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Beneficial Uses of Chat Finalized

Fact Sheet

June 2007


The Environmental Protection Agency (EPA) is encouraging the safe and beneficial use of chat from the Oklahoma, Missouri and Kansas tri-state mining district. Beneficially using chat will reduce the current health and environmental hazards posed by existing surface-level chat piles.


EPA is finalizing the criteria for the beneficial use of chat from the Tri-state mining district in transportation construction projects that are carried out, in whole or in part, using federal funds. EPA is also recommending criteria as guidance for the beneficial use of chat in non-transportation, non-residential concrete and cement projects, such as commercial foundations, side walk areas, and parking areas. EPA believes these uses of chat are protective of human health and the environment. Chat is a gravel-like waste created from lead and zinc mining activities in the Oklahoma, Kansas and Missouri Tri-state district between the late 1800s and mid 1900s. Currently about 100 million tons of chat contaminated with lead, zinc and cadmium are located in the Tri-state mining district. The district covers approximately 2,500 square miles and includes parts of Ottawa County, Oklahoma; Cherokee County, Kansas; and Jasper and Newton Counties, Missouri and includes four Superfund National Priority List (NPL) sites: Cherokee County, Tar Creek (Ottawa County), Newton County Mine and the Oronogo-Duenweg Mining Belt.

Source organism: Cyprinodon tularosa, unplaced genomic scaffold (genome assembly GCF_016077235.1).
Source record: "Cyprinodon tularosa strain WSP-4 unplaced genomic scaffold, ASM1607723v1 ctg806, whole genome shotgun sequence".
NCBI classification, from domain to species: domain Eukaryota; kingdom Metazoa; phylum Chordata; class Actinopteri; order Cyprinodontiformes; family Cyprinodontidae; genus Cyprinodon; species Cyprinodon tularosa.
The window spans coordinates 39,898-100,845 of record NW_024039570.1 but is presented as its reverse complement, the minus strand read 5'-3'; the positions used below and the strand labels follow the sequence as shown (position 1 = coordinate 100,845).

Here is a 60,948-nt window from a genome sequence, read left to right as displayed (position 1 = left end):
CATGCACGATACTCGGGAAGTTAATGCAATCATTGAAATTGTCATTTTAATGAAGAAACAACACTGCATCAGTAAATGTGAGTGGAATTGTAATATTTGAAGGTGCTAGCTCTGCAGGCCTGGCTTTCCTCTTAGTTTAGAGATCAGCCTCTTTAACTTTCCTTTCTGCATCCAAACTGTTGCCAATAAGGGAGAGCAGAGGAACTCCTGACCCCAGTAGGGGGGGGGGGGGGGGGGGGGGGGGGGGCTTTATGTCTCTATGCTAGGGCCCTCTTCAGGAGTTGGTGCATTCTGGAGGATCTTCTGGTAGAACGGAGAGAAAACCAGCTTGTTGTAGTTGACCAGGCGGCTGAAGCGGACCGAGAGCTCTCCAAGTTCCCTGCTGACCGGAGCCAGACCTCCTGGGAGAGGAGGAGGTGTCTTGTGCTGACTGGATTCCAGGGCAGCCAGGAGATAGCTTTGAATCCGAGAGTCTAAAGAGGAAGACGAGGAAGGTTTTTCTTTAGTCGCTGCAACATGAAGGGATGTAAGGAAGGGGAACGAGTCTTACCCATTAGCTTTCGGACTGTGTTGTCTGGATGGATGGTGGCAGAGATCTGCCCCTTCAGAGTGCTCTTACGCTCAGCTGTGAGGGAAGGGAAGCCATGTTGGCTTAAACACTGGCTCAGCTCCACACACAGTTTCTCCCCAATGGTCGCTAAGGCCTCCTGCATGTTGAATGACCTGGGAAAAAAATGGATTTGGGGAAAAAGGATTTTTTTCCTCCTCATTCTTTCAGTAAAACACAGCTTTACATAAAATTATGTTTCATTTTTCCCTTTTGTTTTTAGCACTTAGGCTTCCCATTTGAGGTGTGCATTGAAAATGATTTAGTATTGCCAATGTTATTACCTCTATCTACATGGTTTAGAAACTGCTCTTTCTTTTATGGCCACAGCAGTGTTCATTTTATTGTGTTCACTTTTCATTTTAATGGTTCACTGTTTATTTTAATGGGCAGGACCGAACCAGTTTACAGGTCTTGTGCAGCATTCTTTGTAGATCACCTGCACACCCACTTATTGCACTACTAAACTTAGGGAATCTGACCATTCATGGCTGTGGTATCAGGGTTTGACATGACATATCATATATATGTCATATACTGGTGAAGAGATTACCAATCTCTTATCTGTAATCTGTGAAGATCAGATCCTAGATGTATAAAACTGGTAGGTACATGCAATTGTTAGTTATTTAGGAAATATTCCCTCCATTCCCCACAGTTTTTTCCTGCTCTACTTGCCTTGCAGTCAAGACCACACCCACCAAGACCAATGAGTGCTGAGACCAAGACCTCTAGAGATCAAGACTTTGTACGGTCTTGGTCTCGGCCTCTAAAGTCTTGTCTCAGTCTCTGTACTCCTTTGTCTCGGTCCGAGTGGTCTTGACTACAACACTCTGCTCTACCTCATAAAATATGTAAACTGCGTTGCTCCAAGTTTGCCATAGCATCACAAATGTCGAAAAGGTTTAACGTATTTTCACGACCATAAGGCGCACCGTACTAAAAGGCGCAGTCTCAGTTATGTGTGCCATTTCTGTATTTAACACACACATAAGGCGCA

Beneficially using chat according to the finalized criteria will both reduce chat piles and improve human health and the environment in the Tri-state area. EPA is finalizing these criteria in response to the Safe, Accountable, Flexible, and Efficient Transportation Equity Act of 2005.

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